Portland Winterhawks captain William Wrenn is getting something he knows is rare ? a second shot at leading a team to the Western Hockey League championship.
"To make it that far after the season and stay around and work that hard for something and fall just barely short is really tough," said Wrenn, whose team lost 4-1 in last year's final to the Kootenay Ice.
The Winterhawks open the WHL final Thursday in Edmonton against the Oil Kings.
"I'm lucky enough to have another shot this year. That doesn't happen for a lot of guys," Wrenn added. "We've been playing all year for it, I know it's a cliche, but this is what it's all about."
This year's WHL final is a case of the old Oil Kings versus the new Oil Kings.
The Winterhawks got their name in 1976, when the original Oil Kings left Edmonton for Oregon. The latest incarnation of the Oil Kings dates back to just 2007.
Portland hasn't won a WHL title since 1998, when they also went on to win the Memorial Cup. Edmonton hasn't won one since 1972, but then, for a lot of those years, the city didn't even have a WHL team.
Wrenn knows this is going to be a tough series with two well-matched teams
"I anticipate it being really fast-paced, high intensity," he said. "They've got some big defencemen. They've got a couple of scorers who are big guys to go along with it.
"Defence is going to be huge on both sides to be successful, the amount of scoring touch both sides have."
Portland might have the edge in scoring potential.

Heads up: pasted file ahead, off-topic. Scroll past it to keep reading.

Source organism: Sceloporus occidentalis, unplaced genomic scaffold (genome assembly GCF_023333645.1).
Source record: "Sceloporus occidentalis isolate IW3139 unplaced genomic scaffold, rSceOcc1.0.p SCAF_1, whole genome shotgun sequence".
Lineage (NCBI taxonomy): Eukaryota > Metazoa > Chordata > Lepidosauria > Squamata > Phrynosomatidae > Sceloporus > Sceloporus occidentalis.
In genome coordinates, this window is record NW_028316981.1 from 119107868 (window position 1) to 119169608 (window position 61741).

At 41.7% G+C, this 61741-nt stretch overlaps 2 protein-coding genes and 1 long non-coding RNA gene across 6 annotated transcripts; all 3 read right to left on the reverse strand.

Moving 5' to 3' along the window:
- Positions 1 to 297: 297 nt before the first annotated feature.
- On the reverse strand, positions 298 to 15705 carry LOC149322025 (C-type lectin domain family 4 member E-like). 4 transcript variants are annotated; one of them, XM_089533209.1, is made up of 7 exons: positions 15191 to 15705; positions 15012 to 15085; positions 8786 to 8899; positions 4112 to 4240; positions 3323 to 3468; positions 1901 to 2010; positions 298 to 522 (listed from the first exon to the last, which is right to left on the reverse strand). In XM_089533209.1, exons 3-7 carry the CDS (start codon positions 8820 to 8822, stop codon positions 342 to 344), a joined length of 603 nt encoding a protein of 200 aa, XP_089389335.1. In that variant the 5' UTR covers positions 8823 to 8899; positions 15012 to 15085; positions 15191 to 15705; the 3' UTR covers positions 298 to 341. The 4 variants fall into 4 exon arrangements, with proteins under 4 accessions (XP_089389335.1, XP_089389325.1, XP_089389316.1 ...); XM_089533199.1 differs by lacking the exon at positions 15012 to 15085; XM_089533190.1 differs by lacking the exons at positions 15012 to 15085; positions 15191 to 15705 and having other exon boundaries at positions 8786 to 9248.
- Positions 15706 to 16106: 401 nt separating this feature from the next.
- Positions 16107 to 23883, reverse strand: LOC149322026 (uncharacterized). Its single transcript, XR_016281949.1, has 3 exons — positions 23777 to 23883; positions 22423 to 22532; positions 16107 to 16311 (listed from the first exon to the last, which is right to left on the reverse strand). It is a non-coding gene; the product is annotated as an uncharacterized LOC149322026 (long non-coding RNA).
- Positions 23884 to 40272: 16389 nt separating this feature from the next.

Ty Rattie and Sven Bartschi are the top playoff scorers and Rattie finished the regular season with 57 goals and 121 points.
But Edmonton's Michael St. Croix also cracked the regular-season scoring list at No. 8 with 45 goals and 105 points. Curtis Lazar is Edmonton's top playoff scorer with eight goals and 16 points.
A big part of the Oil Kings' success, however, is Edmonton netminder Laurent Brossoit. He has the best playoff record so far in just about every category and finished the regular season a close second only to Tri-City's Ty Rimmer in goals-against-average.
"He's stepped up for us huge," said Edmonton captain Mark Pysyk. "He's won a couple of games where we shouldn't have been so fortunate ... Hopefully he can keep that up."
If Portland's edge is offence, Edmonton's may be defence, with players like the veteran Pysyk and six-foot-five rookie Martin Gernat.
"Our coach has been teaching us all year that defence comes first and once we take care of the defence, the offence will just fall into place," said Pysyk. "That's sort of the mentality we've had for the whole playoffs."